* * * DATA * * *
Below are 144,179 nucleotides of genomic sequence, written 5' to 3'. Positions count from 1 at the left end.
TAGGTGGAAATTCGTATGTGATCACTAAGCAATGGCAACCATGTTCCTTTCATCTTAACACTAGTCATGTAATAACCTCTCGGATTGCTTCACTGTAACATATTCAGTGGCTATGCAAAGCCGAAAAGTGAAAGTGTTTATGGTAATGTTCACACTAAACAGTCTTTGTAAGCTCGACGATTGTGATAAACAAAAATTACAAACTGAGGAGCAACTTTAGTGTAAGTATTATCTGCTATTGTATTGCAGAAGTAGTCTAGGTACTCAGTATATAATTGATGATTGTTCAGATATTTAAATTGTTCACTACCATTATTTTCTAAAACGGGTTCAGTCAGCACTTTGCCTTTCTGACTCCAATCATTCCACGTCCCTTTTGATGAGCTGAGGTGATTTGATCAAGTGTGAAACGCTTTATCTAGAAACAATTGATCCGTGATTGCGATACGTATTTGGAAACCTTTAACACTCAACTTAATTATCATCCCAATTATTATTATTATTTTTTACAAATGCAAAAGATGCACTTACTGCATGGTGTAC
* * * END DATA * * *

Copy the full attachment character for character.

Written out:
Below are 144,179 nucleotides of genomic sequence, written 5' to 3'. Positions count from 1 at the left end.
TAGGTGGAAATTCGTATGTGATCACTAAGCAATGGCAACCATGTTCCTTTCATCTTAACACTAGTCATGTAATAACCTCTCGGATTGCTTCACTGTAACATATTCAGTGGCTATGCAAAGCCGAAAAGTGAAAGTGTTTATGGTAATGTTCACACTAAACAGTCTTTGTAAGCTCGACGATTGTGATAAACAAAAATTACAAACTGAGGAGCAACTTTAGTGTAAGTATTATCTGCTATTGTATTGCAGAAGTAGTCTAGGTACTCAGTATATAATTGATGATTGTTCAGATATTTAAATTGTTCACTACCATTATTTTCTAAAACGGGTTCAGTCAGCACTTTGCCTTTCTGACTCCAATCATTCCACGTCCCTTTTGATGAGCTGAGGTGATTTGATCAAGTGTGAAACGCTTTATCTAGAAACAATTGATCCGTGATTGCGATACGTATTTGGAAACCTTTAACACTCAACTTAATTATCATCCCAATTATTATTATTATTTTTTACAAATGCAAAAGATGCACTTACTGCATGGTGTAC